The SEC recently adopted rule amendments that will require registrants and other persons to file or otherwise submit electronically via EDGAR a variety of documents that previously could be submitted in either electronic or paper format. The amendments will have their most significant impact on the filing of Form 144 notices of sales of securities of reporting companies and the submission of “glossy” annual reports to security holders, most of which are currently filed or submitted in paper format. Many filers already submit electronically the other documents for which the option to submit in paper format will no longer be available.
Many of the documents covered by the amendments – including the glossy annual report – will not be subject to mandatory electronic submission until six months after the effectiveness of the amendments. Form 144 notices will become subject to mandatory electronic filing after a longer transition period that will extend well into 2023.
The amendments also will require, after a three-year transition period, the use of the Inline XBRL structured data language for annual financial statements and other financial information contained in annual reports of employee benefit plans filed on Form 11-K under the Exchange Act.
The amendments will be effective on July 11, 2022. The SEC’s adopting release (No. 33-11070) can be accessed here.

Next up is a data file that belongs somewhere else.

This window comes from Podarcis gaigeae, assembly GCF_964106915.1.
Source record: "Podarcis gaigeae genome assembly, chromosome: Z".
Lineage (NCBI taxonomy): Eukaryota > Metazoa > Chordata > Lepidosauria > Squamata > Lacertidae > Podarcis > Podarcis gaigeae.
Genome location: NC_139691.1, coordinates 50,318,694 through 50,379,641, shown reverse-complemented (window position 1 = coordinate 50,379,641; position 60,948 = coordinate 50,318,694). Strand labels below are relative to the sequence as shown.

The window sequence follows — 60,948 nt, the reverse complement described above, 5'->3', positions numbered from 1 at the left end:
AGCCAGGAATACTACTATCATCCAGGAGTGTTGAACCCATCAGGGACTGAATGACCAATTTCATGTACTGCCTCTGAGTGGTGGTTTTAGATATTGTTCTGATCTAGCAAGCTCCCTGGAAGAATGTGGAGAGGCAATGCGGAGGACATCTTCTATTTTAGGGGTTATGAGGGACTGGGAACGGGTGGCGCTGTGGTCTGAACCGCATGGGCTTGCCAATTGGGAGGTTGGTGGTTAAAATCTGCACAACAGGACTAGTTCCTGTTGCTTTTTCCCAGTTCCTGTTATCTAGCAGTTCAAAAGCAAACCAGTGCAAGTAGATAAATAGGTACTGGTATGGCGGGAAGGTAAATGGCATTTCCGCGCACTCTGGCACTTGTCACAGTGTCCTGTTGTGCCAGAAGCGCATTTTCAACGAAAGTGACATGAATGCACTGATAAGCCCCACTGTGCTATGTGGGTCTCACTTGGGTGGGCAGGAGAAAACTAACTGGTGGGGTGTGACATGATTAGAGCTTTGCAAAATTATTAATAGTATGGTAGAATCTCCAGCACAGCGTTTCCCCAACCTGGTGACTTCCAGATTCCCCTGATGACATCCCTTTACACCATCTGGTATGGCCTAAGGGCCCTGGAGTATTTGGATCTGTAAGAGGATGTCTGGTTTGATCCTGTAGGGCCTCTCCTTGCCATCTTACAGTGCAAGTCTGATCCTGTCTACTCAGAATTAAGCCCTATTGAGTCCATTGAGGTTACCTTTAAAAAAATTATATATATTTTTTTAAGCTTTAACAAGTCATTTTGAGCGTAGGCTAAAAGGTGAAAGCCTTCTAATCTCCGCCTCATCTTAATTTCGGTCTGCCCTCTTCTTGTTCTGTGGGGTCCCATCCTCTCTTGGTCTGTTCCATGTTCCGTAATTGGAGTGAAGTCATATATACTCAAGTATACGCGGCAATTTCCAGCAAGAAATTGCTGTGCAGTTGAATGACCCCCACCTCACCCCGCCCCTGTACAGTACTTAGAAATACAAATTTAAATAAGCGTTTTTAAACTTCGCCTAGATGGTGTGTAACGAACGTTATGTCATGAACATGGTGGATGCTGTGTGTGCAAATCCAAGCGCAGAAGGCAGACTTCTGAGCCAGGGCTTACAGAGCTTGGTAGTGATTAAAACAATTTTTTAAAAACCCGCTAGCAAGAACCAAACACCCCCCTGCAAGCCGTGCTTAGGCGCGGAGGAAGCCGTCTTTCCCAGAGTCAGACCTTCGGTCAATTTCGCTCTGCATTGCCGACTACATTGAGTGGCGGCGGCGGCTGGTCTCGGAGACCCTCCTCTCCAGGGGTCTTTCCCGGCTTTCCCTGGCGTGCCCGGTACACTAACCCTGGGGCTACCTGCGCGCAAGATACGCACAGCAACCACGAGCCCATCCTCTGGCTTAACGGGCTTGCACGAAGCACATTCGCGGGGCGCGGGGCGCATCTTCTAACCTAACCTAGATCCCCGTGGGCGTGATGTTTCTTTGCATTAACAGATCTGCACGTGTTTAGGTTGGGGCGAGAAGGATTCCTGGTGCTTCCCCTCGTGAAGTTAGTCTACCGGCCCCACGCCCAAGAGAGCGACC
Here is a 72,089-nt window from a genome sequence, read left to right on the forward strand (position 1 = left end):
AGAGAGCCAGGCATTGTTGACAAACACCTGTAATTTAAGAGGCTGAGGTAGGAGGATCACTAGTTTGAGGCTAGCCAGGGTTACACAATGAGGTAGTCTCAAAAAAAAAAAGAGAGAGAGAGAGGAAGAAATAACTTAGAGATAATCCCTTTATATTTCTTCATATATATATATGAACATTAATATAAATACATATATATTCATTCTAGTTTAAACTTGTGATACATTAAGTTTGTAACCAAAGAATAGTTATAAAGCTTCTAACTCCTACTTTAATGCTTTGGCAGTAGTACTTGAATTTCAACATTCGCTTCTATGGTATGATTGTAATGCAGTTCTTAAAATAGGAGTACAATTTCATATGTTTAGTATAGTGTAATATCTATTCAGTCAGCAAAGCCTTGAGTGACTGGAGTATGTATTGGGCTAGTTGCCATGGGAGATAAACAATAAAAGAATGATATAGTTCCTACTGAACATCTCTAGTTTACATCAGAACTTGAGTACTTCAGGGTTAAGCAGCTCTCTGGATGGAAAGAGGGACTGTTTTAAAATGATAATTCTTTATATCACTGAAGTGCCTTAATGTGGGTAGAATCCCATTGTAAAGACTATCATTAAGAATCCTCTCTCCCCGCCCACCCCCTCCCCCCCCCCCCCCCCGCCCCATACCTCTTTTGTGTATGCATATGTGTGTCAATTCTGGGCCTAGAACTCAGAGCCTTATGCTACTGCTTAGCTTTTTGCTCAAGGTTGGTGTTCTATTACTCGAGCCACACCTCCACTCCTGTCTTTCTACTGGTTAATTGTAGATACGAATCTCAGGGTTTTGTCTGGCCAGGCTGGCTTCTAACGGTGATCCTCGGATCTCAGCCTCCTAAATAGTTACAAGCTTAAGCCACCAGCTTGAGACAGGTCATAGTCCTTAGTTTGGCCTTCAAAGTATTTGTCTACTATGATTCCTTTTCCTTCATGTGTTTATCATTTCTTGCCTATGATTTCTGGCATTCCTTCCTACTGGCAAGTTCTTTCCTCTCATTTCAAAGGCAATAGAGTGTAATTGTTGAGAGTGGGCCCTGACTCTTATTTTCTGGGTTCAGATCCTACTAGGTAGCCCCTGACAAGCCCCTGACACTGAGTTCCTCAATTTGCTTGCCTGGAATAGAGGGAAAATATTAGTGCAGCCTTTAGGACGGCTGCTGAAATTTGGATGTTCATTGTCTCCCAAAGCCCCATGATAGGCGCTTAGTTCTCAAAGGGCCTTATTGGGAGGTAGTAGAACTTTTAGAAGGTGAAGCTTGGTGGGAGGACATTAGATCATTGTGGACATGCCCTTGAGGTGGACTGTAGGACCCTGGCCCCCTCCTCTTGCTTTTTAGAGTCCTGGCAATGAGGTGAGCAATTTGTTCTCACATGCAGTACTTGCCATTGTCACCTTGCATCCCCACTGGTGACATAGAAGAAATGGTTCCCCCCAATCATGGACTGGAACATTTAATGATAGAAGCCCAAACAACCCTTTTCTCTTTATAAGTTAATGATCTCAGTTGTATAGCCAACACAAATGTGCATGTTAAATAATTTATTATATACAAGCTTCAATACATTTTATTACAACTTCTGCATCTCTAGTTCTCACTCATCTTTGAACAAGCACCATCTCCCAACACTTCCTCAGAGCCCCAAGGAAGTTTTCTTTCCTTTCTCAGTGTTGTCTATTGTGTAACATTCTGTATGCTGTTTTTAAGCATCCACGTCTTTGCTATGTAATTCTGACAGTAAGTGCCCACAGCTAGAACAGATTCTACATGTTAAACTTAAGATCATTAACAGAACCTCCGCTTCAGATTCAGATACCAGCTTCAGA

Summary of amendments
Mandatory electronic submission requirements The SEC has adopted amendments to Regulation S-T and to rules and forms primarily under the Securities Act of 1933 and the Securities Exchange Act of 1934 to expand the types of documents that are subject to mandatory electronic submission using the SEC’s EDGAR system.
The amendments will require registrants and other persons to file or otherwise submit electronically the following documents that previously could be submitted in either electronic or paper format:
- notices on Form 144 of sales of securities of issuers subject to the reporting requirements of Exchange Act Section 13 or 15(d);
- annual reports to security holders generally furnished to the SEC for its information under the proxy rules (referred to as “glossy” annual reports);
- annual reports for employee benefit plans filed on Form 11-K under the Exchange Act;